rulers. A Christian nation attacked and plundered it in

the name of civilization. It shows how wholesome and

lasting in their effects are the Prophet's sa teaching and

example. Muslim gratitude to a Christian kingdom made

the kingdom sacred to Muslims. Christian greed

attacked the same kingdom, not caring it was Christian.

Life of Muhammad sa 137


The letter to Muqauqis was carried by Hatib ibn Abi

Balta‘a ra . The text of this letter was exactly the same as

that to the Roman Emperor. The letter to the Roman

Emperor said that the sin of the denial of the Roman

subjects would be on his head. The letter to the

Muqauqis said that the sin of the denial of the Copts

would be on the head of the ruler. It ran as follows:

In the name of Allah, the Gracious, the Merciful. This

letter is from Muhammad sa , the Messenger of Allah, to

Muqauqis, the Chief of the Copts. Peace be upon him who

follows the path of rectitude. I invite you to accept the

Message of Islam. Believe and you will be saved and your

reward will be twofold. If you disbelieved, the sin of the

denial of the Copts will also be on your head. Say, "O

People of the Book! come to a word equal between us and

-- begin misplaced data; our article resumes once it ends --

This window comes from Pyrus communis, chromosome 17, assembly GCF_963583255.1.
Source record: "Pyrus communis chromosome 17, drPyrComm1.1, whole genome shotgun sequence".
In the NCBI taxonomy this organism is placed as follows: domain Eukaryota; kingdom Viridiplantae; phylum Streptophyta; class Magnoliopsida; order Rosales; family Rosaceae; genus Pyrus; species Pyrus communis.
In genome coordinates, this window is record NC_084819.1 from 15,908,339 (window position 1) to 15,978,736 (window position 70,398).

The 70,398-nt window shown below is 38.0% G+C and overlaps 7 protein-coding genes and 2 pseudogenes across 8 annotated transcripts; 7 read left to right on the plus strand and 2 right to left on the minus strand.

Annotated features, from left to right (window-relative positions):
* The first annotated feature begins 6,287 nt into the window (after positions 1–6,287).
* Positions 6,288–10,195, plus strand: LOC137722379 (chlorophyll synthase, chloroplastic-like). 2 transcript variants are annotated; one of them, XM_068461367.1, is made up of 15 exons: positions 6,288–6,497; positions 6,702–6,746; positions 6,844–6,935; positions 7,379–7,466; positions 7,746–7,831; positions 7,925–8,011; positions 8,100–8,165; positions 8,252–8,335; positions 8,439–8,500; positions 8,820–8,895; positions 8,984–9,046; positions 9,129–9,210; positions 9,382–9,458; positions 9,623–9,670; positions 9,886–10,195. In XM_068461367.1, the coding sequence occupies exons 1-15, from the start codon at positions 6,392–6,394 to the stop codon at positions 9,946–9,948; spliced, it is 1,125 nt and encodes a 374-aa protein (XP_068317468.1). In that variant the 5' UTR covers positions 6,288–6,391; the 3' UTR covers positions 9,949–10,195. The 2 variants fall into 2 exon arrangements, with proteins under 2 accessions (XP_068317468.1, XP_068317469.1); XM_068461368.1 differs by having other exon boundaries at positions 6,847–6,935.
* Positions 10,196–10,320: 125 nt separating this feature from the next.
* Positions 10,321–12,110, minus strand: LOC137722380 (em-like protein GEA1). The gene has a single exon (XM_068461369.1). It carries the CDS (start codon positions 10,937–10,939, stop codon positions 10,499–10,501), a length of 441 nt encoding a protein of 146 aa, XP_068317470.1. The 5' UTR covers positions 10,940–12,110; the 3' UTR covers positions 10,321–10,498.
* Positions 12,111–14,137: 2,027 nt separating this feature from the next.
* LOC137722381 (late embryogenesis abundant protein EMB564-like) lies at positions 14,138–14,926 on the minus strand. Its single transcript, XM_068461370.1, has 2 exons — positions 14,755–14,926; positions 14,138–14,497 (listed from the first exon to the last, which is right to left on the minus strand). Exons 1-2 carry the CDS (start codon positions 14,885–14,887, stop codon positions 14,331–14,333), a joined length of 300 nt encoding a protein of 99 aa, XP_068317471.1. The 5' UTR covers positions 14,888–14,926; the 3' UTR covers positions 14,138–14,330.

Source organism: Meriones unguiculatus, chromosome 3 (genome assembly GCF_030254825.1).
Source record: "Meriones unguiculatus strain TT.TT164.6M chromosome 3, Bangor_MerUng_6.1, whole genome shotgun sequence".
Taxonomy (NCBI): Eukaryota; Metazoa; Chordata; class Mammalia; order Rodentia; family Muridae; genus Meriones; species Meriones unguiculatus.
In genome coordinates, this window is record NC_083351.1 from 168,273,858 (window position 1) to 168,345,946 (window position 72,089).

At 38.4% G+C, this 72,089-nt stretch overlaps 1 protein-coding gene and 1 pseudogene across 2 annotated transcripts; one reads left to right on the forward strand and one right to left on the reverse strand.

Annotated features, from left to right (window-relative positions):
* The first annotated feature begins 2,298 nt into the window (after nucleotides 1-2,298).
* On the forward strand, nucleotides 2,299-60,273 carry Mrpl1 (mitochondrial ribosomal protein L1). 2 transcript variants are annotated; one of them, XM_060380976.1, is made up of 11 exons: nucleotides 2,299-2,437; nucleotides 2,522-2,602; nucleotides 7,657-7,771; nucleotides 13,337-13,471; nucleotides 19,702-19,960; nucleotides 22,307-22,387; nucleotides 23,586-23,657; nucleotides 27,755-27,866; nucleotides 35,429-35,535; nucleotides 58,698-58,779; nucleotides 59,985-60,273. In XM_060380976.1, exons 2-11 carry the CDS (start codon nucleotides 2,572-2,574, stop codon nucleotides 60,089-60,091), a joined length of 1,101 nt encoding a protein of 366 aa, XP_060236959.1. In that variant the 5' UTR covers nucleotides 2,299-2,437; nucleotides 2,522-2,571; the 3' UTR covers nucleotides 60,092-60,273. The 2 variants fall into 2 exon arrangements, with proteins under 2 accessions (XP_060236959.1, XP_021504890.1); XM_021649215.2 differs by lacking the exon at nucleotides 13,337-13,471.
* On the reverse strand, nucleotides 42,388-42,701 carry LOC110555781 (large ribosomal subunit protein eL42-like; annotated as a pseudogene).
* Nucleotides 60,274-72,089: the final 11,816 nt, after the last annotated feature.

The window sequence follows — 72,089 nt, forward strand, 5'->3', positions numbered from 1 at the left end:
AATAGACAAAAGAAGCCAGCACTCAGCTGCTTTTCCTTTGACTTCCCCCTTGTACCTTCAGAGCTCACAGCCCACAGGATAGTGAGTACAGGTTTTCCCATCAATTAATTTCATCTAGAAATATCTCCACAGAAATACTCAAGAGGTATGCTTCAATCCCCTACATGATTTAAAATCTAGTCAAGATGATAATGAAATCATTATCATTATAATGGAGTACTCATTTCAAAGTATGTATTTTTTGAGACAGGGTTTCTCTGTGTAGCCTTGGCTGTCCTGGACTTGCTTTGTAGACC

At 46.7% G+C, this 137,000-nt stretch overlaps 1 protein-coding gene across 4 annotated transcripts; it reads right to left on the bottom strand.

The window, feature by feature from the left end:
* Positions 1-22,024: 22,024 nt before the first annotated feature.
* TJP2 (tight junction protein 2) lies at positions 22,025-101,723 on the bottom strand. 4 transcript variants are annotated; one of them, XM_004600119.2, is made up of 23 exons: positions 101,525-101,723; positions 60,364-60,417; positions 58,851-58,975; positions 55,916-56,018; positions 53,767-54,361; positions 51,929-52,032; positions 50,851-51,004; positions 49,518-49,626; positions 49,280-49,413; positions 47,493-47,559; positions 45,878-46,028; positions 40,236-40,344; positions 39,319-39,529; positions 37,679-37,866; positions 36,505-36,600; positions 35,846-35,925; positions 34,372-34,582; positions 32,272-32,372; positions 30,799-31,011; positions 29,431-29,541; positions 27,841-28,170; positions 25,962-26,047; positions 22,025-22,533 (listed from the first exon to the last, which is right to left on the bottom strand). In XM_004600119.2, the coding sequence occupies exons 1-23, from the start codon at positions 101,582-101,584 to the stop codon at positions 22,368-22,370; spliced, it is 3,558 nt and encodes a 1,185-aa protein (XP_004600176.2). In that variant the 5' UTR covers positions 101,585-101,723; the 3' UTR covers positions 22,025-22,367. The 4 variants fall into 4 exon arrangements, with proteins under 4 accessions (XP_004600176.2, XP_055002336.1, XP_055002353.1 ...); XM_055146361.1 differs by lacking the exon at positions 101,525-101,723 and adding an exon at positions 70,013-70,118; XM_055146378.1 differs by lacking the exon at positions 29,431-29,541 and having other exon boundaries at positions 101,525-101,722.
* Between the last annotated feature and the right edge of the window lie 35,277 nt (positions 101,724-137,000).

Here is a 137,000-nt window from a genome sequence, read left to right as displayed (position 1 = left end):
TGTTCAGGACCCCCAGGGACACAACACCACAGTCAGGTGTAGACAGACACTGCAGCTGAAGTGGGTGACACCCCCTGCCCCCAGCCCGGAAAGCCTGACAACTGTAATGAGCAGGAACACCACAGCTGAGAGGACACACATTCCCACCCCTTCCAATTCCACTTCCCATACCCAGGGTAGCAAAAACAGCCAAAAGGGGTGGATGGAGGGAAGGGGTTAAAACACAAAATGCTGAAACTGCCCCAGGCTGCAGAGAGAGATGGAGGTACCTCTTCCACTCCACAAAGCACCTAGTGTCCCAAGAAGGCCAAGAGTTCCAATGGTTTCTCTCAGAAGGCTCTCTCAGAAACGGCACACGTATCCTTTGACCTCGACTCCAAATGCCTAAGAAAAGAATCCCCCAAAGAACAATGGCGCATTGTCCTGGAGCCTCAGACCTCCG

you that we worship none but Allah, and that we associate

no partner with Him, and that some of us take not others

for lords beside Allah. But if they turn away, then say,

‘Bear witness that we have submitted to God.'" (Halbiyya,

Vol. 3, p. 275).

When Hatib ra reached Egypt, he did not find the

Muqauqisin the capital. Ilatib followed him to

Alexandria, where he was holding court near the sea.

Hatib ra went by boat. The court was strongly guarded.

Therefore Hatib ra showed the letter from a distance and

began to speak aloud. The Muqauqis ordered Hatib ra to

be brought to him. The Muqauqis read the letter and

said, "If this man be a true Prophet sa , why does he not

pray for the destruction of his enemies?" Hatib ra replied,

"You believe in Jesus as . He was ill-treated by his people,

yet he did not pray for their destruction." The King paid

a tribute to Hatib ra and said he was a wise envoy of a

wise man. He had answered well the questions put to

him. Upon this Hatib ra spoke again. "Before you," he

said, "there was a king who was proud, arrogant and